That’s why if you have skills or money to contribute to an open source project, you should act without hesitation: it’s an unselfish endeavor that makes a big difference to a lot of people, and it’s a great way to volunteer. It helps a lot of people in a real way.

And it definitely, definitely counts as volunteering.

‘Hypercapitalism’ is so poorly defined that the first google search result isn’t a wikipedia page. That’s sad, so I’m going to put a solid word out there.

My new definition: The idea that the purpose of capitalism is to supply goods and services to the net benefit of society, and that business is a vehicle to apportion those goods fairly. (See also: corporate responsibility, conscious capitalism)

Dio Games, an indie software venture operating out of Romania, has a very novel game called Orbital Trader that has an excellent and intentional bent towards the hypercapitalistic. You see, in the present, one amasses great wealth by supplying goods and services. In the future, it’s really much more profitable to do that in a way that helps people. Commerce is no longer a chimera that beats people into the ground; nor does a ruling class decide how to wreck things for society. No, now the economy and all the players in it are scrambling to fill needs, invest in the greater good, and be proper stewards of the markets they’re in.

Give it a try, it’s a really cool game.

I think:

1. Information, because it does not exist in the same way physical objects do, cannot be owned the way physical objects are. A disk can be owned, a song cannot. A book can be owned, a sequence of words cannot.

2. The idea that we have constructed a practical system to encourage innovation by assigning property rights to data as though it were an object is poorly executed and irresponsible, and does more harm than good.

3. Allowing society to determine how to best reward the creation of culture would be more desirable than our current application of law to create a ‘market’ of ideas that is artificially propped up and enforced.

4. Someday we will collectively realize 1, 2, and 3, and abandon our attempt to assign rights to intangibles. This will not stifle the production and accumulation of culture.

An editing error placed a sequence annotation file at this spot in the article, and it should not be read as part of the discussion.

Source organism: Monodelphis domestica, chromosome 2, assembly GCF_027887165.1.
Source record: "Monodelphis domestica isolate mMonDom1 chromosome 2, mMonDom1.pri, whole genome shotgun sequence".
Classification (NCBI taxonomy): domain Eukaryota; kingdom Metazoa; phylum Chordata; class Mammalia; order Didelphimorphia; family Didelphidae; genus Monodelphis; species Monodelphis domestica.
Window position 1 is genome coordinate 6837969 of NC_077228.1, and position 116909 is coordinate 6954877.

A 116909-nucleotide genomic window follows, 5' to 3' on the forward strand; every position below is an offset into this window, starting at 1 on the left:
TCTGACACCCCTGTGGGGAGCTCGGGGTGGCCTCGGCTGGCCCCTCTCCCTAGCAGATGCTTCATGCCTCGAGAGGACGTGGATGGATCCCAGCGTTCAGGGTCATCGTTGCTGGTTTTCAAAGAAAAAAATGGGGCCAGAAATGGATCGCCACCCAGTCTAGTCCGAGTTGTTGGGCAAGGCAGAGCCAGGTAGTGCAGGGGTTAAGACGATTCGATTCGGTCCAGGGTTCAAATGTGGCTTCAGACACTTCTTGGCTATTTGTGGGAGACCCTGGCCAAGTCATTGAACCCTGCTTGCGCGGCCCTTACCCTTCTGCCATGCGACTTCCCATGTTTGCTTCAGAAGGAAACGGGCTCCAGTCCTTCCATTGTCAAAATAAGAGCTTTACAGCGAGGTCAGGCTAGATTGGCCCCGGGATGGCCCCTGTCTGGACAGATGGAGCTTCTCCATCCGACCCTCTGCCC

The idea that culture will not be produced without patents and copyrights is preposterous. Instead, ideas will be shared, reviewed, and distributed more (not freely, but more commonly) when they are free of these contrived laws.

…as it always has been.

I haven’t read any really great predictions for 2009. What will the web see next? I have some ideas, and it’s one of those times when what I think is going to happen is also what I want to happen. That, I suppose, is the definition of optimism.

I predict that in 2009, the next economies to move to the web will be professional services like medicine, law, pharmacy, engineering, and business consultancy. While of course people in these markets already find each other on the internet, I think that our changing circumstances will begin to make it cost effective and reliable to conduct these services – legal counsel, healthcare, and other informational services that require very skilled, even licensed practitioners – online and with a maximum of automation and generalization.

One of the reasons I think this is likely to happen so soon is that it is already beginning to happen, peripherally, in the form of online health records, college classes, investing sites (especially those already offering financial planning advice), and so on. I think the main drivers for this trend will be a generation of Americans slowly coming into adulthood that is able to trust the internet, a changing healthcare system in the US, and exponential growth in developing markets in countries that have fewer skilled professionals but a growing middle class able to purchase professional services over a more ubiquitous internet.

This isn’t a very bold statement – sorry – but we hope that economic downturns inspire new levels of efficiency, and I’m thinking it could be the catalyst we need to move the remainder of our information services online.

I also think that the first real entirely online careers will be created – while many service jobs become automated, telepresence positions (eg. controlling a fruit-picking robot from a computer in another place or doing data entry) will become more commonplace as the manufacturing and installation of those systems plus remote labor costs falls below the local labor cost for those outsourceable but non-automatable jobs. I think it’s likely that 2009 and 2010 will see a taste of this, like maybe increased use of Amazon’s Mechanical Turk. The constantly falling price of computers and internet access would really be a telling factor here, I think.

Here’s hoping 2009 is a good year for technology and prosperity everywhere in the world.